There are too many people to personally thank but hopefully this does it justice.

A big thank you goes to all of the personalities and experts who were generous and kind enough to lend their time, knowledge and expertise (as you will read throughout the book). I am so fortunate to be able to connect and collaborate with such talented and inspiring people from all over the world. And a huge thank you to the Mental Health Charity One in Five for the ongoing support.

I would like to say thank you to Annie Reid from Atrium Media (www.atrium.media) for her incredible support and guidance in writing this book. I feel so lucky to have met and worked with her. She is an amazing person and someone I now consider a friend.

To my close friends (you all know who you are!) — thanks for always being there for me, supporting me and being unconditional. As you will read in the book, I feel very fortunate to have such an amazing support group. And a special thanks to Vincent De Luca and his extended network for the early support in this book.

I want to say a major thank you to Wiley for believing in me and publishing this book. They have been there every step of the way and have been an absolute joy to work with. They were the publisher I always wanted to work with and I couldn't have done it without them.

And finally to my family…

To my Mum, Terry and Dad, Steve — thank you for being the best parents in the world. Thank you for being amazing role models, teaching us about values and for genuinely being the best people I know.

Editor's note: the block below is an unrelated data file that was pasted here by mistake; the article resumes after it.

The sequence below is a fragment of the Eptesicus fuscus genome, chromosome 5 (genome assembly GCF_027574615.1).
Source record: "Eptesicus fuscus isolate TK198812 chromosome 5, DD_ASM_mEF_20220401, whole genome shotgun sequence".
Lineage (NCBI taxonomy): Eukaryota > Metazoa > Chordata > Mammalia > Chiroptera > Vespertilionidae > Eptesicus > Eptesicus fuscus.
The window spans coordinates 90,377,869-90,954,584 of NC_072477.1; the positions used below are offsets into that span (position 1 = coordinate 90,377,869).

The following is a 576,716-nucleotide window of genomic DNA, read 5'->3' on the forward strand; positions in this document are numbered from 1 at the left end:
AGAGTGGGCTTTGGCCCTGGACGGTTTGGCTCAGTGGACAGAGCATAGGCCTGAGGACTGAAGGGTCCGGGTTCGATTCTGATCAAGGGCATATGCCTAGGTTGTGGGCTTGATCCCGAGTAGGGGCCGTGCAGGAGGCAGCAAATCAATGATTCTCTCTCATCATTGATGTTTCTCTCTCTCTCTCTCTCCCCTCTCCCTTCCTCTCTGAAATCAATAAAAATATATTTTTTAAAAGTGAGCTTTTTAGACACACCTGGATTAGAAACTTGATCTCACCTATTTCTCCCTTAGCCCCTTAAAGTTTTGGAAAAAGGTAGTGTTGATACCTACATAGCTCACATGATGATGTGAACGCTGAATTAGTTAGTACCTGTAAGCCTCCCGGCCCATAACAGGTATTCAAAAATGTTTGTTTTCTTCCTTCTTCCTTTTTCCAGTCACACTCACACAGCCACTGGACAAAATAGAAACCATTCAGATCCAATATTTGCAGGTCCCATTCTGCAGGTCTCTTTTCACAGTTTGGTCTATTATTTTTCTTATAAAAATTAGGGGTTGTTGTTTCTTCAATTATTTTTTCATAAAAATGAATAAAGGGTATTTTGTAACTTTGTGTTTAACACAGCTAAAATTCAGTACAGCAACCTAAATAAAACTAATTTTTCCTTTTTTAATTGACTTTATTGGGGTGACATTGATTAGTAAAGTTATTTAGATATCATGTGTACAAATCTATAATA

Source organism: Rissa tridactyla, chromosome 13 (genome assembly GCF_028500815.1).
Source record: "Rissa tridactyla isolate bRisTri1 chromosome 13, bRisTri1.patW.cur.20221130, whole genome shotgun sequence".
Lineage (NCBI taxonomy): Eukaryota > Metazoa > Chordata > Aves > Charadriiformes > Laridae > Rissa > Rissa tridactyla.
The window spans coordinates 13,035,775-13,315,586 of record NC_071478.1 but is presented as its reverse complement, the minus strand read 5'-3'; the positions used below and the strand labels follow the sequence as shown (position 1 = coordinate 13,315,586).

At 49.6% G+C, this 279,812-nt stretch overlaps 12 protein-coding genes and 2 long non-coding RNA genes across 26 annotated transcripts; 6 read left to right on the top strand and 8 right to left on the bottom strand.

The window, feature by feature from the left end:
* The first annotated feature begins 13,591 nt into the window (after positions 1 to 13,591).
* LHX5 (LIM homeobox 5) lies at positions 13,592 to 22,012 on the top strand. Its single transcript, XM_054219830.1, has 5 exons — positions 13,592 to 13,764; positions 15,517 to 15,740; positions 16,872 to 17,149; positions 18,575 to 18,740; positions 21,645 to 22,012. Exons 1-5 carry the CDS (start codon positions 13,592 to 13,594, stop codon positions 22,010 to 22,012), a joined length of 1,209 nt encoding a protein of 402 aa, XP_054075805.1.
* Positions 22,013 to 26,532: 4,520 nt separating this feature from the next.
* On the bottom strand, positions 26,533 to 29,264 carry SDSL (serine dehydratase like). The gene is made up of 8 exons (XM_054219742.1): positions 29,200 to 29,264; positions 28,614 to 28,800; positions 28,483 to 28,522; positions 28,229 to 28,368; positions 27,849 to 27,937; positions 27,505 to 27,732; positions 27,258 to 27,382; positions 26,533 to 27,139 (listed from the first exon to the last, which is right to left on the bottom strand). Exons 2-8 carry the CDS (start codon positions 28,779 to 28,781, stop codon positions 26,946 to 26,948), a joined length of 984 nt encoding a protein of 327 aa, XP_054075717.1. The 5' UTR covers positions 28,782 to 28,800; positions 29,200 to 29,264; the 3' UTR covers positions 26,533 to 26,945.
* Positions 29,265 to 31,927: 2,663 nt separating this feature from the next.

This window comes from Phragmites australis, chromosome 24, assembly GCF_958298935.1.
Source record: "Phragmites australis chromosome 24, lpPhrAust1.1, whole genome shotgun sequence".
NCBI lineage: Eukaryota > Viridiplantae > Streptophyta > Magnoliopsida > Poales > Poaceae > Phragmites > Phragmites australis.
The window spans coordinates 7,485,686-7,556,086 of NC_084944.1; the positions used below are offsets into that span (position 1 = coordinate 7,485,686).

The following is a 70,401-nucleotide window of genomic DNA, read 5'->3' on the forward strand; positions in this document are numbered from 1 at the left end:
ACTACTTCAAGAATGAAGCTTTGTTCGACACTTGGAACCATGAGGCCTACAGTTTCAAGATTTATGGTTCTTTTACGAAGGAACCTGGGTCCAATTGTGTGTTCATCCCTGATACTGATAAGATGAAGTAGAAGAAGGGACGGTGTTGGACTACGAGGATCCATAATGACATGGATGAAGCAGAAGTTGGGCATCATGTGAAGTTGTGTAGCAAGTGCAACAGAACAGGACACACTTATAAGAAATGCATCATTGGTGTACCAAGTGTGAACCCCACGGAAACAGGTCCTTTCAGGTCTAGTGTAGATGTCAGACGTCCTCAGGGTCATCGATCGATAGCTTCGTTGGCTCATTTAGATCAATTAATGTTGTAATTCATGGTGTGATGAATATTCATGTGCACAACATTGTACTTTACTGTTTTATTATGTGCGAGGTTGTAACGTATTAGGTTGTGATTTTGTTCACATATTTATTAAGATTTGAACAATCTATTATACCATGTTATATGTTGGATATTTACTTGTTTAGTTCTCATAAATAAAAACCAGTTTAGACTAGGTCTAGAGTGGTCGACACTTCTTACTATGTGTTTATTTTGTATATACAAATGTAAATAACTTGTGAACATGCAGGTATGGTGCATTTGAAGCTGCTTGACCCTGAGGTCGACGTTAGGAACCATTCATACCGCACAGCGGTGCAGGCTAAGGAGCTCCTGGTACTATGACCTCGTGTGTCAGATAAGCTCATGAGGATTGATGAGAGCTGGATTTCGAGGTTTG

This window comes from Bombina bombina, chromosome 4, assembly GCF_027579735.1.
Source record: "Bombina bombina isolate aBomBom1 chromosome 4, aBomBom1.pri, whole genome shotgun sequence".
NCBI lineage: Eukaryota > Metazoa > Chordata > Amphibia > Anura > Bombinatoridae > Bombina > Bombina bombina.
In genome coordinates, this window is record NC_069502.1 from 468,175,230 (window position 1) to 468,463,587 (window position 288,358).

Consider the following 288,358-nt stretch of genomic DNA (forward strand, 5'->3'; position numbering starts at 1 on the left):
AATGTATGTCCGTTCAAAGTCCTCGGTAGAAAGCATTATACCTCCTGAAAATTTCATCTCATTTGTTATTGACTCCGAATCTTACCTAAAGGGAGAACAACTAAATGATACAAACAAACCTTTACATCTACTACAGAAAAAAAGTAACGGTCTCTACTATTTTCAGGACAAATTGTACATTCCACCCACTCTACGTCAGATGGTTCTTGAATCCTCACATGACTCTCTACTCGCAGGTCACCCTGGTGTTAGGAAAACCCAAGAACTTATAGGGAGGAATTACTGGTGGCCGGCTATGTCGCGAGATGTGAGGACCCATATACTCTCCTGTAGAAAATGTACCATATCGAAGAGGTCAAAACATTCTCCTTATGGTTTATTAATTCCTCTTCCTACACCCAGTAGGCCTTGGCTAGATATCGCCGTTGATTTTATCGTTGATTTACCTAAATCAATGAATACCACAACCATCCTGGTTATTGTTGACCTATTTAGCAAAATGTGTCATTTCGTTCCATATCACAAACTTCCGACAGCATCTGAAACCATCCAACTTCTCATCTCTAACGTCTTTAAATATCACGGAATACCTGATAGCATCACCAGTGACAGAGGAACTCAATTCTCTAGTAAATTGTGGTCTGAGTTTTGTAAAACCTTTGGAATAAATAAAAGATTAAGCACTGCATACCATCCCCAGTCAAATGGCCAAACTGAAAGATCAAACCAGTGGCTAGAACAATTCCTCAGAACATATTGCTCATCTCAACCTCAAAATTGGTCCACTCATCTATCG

To my brother and sister, Amy and Will, you are my best friends and the most genuine people I know. I wouldn't be who I am without you guys and am forever grateful for the relationship we have.

And to my extended family, again, I can't express how lucky I am to have such a loving and close family who support each other no matter what.

Finally, to Rob and Bruce, my Aunt and Uncle who are no longer with us, I dedicate this book to them. As you will read, they passed away during the formation of this book and have been my rock throughout life. They supported, pushed and encouraged me in every challenging endeavour I ever took on, were unconditional in their love and support and were always there for me. This book is for them.

INTRODUCTION

I just didn't know any better.

Time stopped, just like in the movies. I could see the houses in front of me as my car was spinning, and I could hear the song ‘Under the Bridge’ by Red Hot Chili Peppers at full blast. I remember thinking quite clearly, ‘This could be the end’, and having a wave of emotions crash over me. My heart sank.

It was a cold, rainy night on 13 July 2007, on the back of a big week of partying. My parents were away at our family holiday house in Wye River, Victoria, and I had a group of friends staying over at my home in Williamstown, Melbourne. We'd been out drinking on consecutive nights and, apparently, I'd been drinking everyone else under the table that week. Always the dedicated obsessive: if I was going to drink, I was going to do the job properly.

That night, we'd been out drinking again at Seven Nightclub at a night called ‘Unlucky Thursdays’. It was our favourite and I looked forward to it all week. Drunk after another big session, I finished up and left, along with my best friend, Huw, and mates Aidan and Jason. We took a taxi and headed back to my house.